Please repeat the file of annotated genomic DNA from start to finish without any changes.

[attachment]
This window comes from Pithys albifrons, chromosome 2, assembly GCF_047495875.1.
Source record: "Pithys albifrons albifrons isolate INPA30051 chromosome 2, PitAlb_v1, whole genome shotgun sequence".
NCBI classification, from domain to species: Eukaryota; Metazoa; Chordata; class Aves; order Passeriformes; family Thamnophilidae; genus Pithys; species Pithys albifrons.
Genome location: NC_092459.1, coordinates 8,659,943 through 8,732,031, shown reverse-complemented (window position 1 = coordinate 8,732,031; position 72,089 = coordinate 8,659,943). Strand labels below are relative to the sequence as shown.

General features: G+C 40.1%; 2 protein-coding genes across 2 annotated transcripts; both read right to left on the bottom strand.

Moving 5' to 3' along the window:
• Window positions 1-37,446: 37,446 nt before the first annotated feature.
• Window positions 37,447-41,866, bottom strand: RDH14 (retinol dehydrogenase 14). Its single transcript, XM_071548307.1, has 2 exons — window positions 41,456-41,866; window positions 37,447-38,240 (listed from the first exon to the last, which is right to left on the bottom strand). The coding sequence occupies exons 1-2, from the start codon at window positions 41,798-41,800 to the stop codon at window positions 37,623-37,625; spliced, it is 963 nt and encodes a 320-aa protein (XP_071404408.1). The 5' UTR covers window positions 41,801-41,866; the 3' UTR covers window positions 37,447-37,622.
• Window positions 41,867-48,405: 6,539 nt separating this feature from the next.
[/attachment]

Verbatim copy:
This window comes from Pithys albifrons, chromosome 2, assembly GCF_047495875.1.
Source record: "Pithys albifrons albifrons isolate INPA30051 chromosome 2, PitAlb_v1, whole genome shotgun sequence".
NCBI classification, from domain to species: Eukaryota; Metazoa; Chordata; class Aves; order Passeriformes; family Thamnophilidae; genus Pithys; species Pithys albifrons.
Genome location: NC_092459.1, coordinates 8,659,943 through 8,732,031, shown reverse-complemented (window position 1 = coordinate 8,732,031; position 72,089 = coordinate 8,659,943). Strand labels below are relative to the sequence as shown.

General features: G+C 40.1%; 2 protein-coding genes across 2 annotated transcripts; both read right to left on the bottom strand.

Moving 5' to 3' along the window:
• Window positions 1-37,446: 37,446 nt before the first annotated feature.
• Window positions 37,447-41,866, bottom strand: RDH14 (retinol dehydrogenase 14). Its single transcript, XM_071548307.1, has 2 exons — window positions 41,456-41,866; window positions 37,447-38,240 (listed from the first exon to the last, which is right to left on the bottom strand). The coding sequence occupies exons 1-2, from the start codon at window positions 41,798-41,800 to the stop codon at window positions 37,623-37,625; spliced, it is 963 nt and encodes a 320-aa protein (XP_071404408.1). The 5' UTR covers window positions 41,801-41,866; the 3' UTR covers window positions 37,447-37,622.
• Window positions 41,867-48,405: 6,539 nt separating this feature from the next.